He spoke with American League Derby captain Jose Bautista in Toronto and was asked if his thoughts had changed upon the team's return to Chicago on Monday. Even through translator and White Sox manager of cultural development Lino Diaz, Abreu indicated there were more pressing issues on his mind.
"To be honest with you, that's not what I'm thinking about right now," Abreu said. "I'm more concentrated on helping the team. I'm not really interested in the Home Run Derby. Things change. We might see, but right now that's not something that's in the top of my priorities.
"We've still got 10, 15 days until the All-Star Game and all that, and that's just not a priority right now. I'm thinking about how I can help so we can get in a better position right now as a team. That's really the importance and the priority."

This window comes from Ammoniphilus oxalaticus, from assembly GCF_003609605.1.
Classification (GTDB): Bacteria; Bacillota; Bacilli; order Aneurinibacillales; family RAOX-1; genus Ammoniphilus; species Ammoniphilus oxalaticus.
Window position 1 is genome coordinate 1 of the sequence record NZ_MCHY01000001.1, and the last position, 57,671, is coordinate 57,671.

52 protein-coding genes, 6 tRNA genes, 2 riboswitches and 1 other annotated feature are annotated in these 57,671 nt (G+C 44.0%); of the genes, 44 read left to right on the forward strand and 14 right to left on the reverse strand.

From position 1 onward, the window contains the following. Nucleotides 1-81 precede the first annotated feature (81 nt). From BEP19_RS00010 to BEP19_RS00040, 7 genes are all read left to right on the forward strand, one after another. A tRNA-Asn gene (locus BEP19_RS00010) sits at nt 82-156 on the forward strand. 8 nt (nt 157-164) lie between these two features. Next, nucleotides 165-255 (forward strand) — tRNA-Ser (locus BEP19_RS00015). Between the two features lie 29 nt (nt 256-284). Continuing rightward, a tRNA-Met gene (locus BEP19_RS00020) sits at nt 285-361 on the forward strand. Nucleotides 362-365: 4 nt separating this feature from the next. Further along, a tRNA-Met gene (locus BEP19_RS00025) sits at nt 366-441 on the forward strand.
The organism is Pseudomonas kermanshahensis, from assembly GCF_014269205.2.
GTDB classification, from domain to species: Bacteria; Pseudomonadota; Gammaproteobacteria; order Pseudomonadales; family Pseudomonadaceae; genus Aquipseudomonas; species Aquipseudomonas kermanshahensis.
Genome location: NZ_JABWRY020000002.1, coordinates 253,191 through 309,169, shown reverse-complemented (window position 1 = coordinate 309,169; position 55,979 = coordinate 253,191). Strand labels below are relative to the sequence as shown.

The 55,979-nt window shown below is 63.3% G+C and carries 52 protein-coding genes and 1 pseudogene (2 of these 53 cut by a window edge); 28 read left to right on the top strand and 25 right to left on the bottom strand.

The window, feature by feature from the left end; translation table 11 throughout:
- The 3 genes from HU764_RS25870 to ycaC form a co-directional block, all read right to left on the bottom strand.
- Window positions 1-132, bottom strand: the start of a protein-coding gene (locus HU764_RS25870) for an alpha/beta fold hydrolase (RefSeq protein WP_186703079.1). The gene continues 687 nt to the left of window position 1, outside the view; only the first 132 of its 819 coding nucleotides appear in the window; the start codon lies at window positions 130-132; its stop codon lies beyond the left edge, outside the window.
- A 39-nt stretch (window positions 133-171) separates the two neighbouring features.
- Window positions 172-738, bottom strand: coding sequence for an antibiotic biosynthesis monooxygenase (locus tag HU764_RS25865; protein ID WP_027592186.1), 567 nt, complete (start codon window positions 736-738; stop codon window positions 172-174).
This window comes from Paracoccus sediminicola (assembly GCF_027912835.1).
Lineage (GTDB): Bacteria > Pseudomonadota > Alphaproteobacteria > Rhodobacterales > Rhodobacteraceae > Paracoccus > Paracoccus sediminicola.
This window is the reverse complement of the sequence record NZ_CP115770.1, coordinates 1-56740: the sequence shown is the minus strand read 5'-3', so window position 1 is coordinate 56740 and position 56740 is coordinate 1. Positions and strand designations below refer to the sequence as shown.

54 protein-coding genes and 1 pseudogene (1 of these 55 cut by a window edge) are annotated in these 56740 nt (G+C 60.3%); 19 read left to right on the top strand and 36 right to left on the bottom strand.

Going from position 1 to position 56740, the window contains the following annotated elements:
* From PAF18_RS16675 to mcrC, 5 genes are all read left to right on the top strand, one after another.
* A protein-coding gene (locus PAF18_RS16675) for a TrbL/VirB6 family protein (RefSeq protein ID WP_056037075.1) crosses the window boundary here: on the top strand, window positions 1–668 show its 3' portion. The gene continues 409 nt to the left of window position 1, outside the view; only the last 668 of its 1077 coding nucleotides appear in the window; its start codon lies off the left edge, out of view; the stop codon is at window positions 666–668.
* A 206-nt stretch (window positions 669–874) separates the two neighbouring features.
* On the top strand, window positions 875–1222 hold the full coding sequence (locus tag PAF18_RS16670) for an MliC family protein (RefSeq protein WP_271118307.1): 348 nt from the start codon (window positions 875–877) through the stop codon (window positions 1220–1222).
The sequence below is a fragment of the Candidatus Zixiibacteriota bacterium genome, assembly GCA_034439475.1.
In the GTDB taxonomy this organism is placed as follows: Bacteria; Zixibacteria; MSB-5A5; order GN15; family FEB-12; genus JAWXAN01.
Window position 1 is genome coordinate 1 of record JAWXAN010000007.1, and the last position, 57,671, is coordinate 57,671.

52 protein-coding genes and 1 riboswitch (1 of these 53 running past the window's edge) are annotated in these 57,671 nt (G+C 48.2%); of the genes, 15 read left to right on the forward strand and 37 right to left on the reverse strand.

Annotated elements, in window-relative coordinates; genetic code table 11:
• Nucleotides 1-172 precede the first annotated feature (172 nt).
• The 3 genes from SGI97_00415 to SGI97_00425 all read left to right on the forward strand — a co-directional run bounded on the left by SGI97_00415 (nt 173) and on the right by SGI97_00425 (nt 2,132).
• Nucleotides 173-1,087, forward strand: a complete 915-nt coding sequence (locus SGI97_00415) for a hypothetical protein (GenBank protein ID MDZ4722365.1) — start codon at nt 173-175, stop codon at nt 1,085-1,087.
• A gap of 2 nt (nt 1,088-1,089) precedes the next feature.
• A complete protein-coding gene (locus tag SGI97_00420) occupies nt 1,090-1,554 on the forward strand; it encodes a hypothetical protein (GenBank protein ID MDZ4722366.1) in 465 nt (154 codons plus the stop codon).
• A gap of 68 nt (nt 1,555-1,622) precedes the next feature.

The slugging first baseman certainly would be an entertaining contestant, standing as the only player in Major League history to reach 25 homers in his first 69 games. But the White Sox certainly are happy and not surprised by his team-first approach.
"That's a mature way to think about it for a guy who is going through his first time of everybody wanting him to do this, wanting him to do that. That's his first thought," White Sox manager Robin Ventura said. "Since he arrived here, he's always been talking about the team and just trying to win games and wants whatever is best.
"For him, even going in the home run contest, he could do it. If he feels like he could do it and still come back and have the same swing and feeling he has right now, he'll probably do it."
Scott Merkin is a reporter for MLB.com. Read his blog, Merk's Works, and follow him on Twitter @scottmerkin. This story was not subject to the approval of Major League Baseball or its clubs.